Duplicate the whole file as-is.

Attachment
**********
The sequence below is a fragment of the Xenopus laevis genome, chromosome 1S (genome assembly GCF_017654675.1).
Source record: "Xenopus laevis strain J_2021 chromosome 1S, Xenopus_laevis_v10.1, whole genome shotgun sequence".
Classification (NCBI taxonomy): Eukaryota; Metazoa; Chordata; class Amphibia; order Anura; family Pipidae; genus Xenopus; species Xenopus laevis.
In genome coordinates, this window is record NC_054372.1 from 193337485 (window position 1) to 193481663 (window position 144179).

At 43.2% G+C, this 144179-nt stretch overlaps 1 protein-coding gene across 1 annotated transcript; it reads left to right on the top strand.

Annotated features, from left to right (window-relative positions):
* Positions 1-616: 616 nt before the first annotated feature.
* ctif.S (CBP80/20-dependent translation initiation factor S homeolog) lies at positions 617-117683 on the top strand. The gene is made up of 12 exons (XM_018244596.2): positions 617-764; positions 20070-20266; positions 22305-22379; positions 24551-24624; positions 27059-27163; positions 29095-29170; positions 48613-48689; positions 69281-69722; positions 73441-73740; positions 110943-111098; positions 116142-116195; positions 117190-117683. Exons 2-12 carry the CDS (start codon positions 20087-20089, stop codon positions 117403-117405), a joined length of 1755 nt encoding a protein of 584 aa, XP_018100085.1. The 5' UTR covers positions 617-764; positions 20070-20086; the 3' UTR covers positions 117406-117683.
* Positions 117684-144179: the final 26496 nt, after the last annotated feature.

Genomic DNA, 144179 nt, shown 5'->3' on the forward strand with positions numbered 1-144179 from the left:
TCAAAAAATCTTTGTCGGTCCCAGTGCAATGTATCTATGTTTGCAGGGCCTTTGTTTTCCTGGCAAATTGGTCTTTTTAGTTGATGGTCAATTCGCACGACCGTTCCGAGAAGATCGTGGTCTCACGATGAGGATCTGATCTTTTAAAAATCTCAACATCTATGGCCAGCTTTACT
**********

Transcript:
The sequence below is a fragment of the Xenopus laevis genome, chromosome 1S (genome assembly GCF_017654675.1).
Source record: "Xenopus laevis strain J_2021 chromosome 1S, Xenopus_laevis_v10.1, whole genome shotgun sequence".
Classification (NCBI taxonomy): Eukaryota; Metazoa; Chordata; class Amphibia; order Anura; family Pipidae; genus Xenopus; species Xenopus laevis.
In genome coordinates, this window is record NC_054372.1 from 193337485 (window position 1) to 193481663 (window position 144179).

At 43.2% G+C, this 144179-nt stretch overlaps 1 protein-coding gene across 1 annotated transcript; it reads left to right on the top strand.

Annotated features, from left to right (window-relative positions):
* Positions 1-616: 616 nt before the first annotated feature.
* ctif.S (CBP80/20-dependent translation initiation factor S homeolog) lies at positions 617-117683 on the top strand. The gene is made up of 12 exons (XM_018244596.2): positions 617-764; positions 20070-20266; positions 22305-22379; positions 24551-24624; positions 27059-27163; positions 29095-29170; positions 48613-48689; positions 69281-69722; positions 73441-73740; positions 110943-111098; positions 116142-116195; positions 117190-117683. Exons 2-12 carry the CDS (start codon positions 20087-20089, stop codon positions 117403-117405), a joined length of 1755 nt encoding a protein of 584 aa, XP_018100085.1. The 5' UTR covers positions 617-764; positions 20070-20086; the 3' UTR covers positions 117406-117683.
* Positions 117684-144179: the final 26496 nt, after the last annotated feature.

Genomic DNA, 144179 nt, shown 5'->3' on the forward strand with positions numbered 1-144179 from the left:
TCAAAAAATCTTTGTCGGTCCCAGTGCAATGTATCTATGTTTGCAGGGCCTTTGTTTTCCTGGCAAATTGGTCTTTTTAGTTGATGGTCAATTCGCACGACCGTTCCGAGAAGATCGTGGTCTCACGATGAGGATCTGATCTTTTAAAAATCTCAACATCTATGGCCAGCTTTACT